Posts Tagged stress management training
Physical activity, stress management and standard medical care combine to make the best heart healthy wellness plan. Since heart disease is a leading cause of mortality this prescription is good health promotion advice for everyone. February is National Hearth Health Month so let’s look more closely at these three components and tips for developing a heart healthy wellness routine.
In a new study, people with heart disease who along with their routine medical care worked out, or took a stress management class, fared better than those who didn’t. The results suggest “considerable benefit” from exercise and stress management training, write the researchers from Duke University. Not only did physical activity and stress management lower markers of heart disease, but they were also associated with a reduction in emotional distress. In short, their hearts became healthier, and their mental and emotional states improved.
A good continuing care retirement community should include stress management as part of their daily activities. But how will they decide what is the best exercise program? For older adults who want to stay healthy and independent, the National Institute on Health recommends balancing four key areas for a well-rounded physical fitness program:
• Endurance: builds your aerobic capacity, gives you more freedom of movement, and strengthens your heart, allowing you to stay active for longer periods of time.
• Strength: builds muscles and increases your metabolism, which helps to keep your weight and blood sugar in check as well as improves overall functional capacity. Read the rest of this entry »
People who have been diagnosed with the HIV virus now have another powerful tool they can add to their fight against the disease.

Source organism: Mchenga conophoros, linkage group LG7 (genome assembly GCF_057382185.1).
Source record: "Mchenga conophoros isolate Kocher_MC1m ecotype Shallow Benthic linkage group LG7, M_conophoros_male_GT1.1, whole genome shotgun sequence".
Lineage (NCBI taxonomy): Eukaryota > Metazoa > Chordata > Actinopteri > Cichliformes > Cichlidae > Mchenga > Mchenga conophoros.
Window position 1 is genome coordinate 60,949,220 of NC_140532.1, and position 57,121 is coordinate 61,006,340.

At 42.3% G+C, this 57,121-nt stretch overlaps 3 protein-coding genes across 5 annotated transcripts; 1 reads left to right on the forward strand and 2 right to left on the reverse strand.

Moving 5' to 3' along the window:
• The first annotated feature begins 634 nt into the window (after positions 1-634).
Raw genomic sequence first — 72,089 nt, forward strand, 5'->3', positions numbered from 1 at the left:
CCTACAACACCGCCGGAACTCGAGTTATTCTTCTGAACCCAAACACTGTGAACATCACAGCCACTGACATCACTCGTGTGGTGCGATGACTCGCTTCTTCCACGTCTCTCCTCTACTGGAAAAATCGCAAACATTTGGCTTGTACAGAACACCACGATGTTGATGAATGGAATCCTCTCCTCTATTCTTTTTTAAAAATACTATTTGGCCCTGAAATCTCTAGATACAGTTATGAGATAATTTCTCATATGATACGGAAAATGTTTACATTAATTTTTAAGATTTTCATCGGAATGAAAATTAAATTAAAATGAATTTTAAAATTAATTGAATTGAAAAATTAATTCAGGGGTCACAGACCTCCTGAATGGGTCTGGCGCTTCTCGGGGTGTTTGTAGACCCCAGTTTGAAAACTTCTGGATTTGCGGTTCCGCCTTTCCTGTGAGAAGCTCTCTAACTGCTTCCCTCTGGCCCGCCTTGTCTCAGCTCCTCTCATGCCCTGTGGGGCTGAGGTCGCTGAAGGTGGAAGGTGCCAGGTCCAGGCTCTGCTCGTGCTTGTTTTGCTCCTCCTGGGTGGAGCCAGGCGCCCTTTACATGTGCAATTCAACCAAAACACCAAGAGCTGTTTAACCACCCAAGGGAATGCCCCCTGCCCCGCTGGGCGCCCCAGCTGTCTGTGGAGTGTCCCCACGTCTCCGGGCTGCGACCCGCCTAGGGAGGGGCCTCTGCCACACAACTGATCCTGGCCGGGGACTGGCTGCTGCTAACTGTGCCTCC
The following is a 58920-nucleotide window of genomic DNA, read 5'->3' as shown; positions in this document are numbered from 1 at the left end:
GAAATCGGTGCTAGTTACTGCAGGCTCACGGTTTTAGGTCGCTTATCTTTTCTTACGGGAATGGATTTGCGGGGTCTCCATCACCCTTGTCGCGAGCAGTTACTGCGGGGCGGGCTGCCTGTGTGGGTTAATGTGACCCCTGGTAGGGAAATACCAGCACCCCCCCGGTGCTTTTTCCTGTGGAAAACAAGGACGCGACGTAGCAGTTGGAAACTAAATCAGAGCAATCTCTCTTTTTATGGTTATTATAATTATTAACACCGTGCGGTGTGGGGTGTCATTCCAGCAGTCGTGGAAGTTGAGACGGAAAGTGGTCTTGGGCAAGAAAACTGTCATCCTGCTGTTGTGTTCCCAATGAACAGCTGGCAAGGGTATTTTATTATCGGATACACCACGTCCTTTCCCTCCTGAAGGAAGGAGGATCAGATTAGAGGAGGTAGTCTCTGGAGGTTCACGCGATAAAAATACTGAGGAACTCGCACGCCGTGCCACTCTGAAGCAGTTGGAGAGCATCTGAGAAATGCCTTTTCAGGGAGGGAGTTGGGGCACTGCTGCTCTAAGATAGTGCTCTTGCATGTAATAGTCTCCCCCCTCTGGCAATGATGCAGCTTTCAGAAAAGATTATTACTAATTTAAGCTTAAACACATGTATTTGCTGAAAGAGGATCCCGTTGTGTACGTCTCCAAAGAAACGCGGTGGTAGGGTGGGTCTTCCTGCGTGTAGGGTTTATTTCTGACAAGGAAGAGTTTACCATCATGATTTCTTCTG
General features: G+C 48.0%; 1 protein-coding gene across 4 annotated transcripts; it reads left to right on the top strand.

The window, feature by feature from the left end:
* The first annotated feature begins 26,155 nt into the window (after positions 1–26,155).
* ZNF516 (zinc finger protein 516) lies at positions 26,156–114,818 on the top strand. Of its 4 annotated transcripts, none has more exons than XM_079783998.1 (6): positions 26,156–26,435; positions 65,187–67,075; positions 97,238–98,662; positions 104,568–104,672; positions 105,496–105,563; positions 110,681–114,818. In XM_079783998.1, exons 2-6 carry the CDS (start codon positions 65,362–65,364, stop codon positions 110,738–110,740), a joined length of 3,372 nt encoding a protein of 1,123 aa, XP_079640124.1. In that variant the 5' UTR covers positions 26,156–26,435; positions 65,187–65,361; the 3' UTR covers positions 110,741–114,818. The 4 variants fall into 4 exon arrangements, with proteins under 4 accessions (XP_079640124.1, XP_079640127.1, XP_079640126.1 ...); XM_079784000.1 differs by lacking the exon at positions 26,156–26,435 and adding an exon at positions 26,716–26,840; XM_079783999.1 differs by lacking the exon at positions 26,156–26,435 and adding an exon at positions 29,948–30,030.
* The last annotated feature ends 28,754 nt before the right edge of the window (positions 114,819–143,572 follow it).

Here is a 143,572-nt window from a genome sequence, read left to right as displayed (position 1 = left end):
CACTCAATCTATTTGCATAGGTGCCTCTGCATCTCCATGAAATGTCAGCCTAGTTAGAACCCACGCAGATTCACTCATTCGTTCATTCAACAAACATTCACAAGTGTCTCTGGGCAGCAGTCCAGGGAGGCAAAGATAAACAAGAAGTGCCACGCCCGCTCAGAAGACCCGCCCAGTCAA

A recent study, published in this month’s edition of Brain, Behavior, and Immunology, demonstrates that participants in an eight-week mindfulness meditation course showed improvement in their CD4 T cells, the loss of which is an indicator of worsening HIV.
While the control group, who had no meditation training, lost an average of 185 T-cells, the meditation group improved their T-cell count by an average of 20.
CD4= T lymphocytes, also simply called “T cells,” are the masterminds of the immune system. HIV attacks T-cells, causing the patient’s immunity to become more and more compromised, while opportunistic diseases attack. If the T-cells become too low, the patient will eventually succumb to a secondary infection, like pneumonia.
During the study, the meditation group met for two hours every week, had a full one-day retreat near the end of the study, and received daily audio-tape meditation exercises to do at home.
Lead author David Cresswell, a researcher with the Cousins Center for Psychoneuroimmunology at UCLA, posited that the effect of meditation was to reduce stress in the participants. Stress can wreak havoc on the immune system, and the authors wrote that by diminishing stress, HIV patients could strengthen their immune systems. Read the rest of this entry »